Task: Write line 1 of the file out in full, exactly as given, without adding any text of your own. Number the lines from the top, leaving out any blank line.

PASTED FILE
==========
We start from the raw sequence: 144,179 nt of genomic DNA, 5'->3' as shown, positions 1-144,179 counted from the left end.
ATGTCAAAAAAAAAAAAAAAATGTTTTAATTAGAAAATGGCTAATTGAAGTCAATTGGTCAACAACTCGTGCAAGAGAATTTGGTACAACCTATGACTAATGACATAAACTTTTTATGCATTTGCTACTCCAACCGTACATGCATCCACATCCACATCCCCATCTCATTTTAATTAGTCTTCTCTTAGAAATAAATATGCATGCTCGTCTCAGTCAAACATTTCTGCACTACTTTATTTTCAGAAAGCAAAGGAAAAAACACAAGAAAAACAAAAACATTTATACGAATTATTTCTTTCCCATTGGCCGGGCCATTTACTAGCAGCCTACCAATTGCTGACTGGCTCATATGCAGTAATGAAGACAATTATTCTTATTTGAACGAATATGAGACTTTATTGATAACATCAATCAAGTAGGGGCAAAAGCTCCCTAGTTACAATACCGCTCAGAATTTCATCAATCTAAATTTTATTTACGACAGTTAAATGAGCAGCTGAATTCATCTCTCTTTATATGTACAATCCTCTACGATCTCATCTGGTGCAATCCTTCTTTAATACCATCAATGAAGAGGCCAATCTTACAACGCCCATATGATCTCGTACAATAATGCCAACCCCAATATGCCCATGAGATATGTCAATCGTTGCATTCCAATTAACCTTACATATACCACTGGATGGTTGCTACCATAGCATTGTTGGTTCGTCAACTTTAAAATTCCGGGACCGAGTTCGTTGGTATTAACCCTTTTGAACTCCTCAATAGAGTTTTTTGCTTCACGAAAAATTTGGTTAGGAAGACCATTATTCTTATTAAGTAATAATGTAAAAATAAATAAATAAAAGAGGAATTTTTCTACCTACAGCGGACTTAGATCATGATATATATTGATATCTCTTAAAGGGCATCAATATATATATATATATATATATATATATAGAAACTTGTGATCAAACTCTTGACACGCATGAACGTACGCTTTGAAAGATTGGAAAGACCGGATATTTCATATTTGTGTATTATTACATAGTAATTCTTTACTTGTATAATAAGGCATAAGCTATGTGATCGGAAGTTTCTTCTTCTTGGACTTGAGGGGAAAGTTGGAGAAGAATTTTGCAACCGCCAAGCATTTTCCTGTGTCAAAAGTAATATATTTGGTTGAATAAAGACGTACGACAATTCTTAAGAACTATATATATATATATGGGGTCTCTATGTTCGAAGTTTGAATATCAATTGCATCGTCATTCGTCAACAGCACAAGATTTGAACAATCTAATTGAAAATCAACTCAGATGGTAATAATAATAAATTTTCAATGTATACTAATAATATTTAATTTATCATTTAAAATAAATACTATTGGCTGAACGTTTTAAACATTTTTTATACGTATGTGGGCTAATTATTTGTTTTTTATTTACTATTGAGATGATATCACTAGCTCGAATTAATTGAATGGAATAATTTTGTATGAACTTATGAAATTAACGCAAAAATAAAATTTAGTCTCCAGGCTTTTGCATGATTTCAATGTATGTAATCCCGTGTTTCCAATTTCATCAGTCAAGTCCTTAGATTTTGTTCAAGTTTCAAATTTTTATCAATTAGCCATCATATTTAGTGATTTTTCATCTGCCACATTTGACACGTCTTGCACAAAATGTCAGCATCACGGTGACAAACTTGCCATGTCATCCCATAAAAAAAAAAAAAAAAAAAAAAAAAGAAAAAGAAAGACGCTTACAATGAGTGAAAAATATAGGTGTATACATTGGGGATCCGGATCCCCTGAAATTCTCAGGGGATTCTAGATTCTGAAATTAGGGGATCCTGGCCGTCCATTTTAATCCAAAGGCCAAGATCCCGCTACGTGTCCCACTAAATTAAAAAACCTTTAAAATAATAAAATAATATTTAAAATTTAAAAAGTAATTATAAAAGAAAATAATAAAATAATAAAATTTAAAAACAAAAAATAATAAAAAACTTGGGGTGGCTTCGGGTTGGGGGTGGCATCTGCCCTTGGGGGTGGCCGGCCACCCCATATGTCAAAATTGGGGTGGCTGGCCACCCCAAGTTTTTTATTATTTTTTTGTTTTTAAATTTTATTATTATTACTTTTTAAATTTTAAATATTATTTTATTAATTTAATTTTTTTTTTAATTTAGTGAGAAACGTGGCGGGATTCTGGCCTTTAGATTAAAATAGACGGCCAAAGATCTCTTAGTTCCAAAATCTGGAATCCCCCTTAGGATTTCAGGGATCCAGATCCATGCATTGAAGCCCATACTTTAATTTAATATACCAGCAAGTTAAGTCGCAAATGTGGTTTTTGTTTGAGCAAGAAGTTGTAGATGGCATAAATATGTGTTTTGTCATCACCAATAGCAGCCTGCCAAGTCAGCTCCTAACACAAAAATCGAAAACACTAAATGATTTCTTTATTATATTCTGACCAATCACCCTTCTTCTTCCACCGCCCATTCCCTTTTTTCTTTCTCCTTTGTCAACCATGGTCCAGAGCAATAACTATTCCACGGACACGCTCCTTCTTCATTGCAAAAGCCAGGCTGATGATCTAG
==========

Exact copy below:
We start from the raw sequence: 144,179 nt of genomic DNA, 5'->3' as shown, positions 1-144,179 counted from the left end.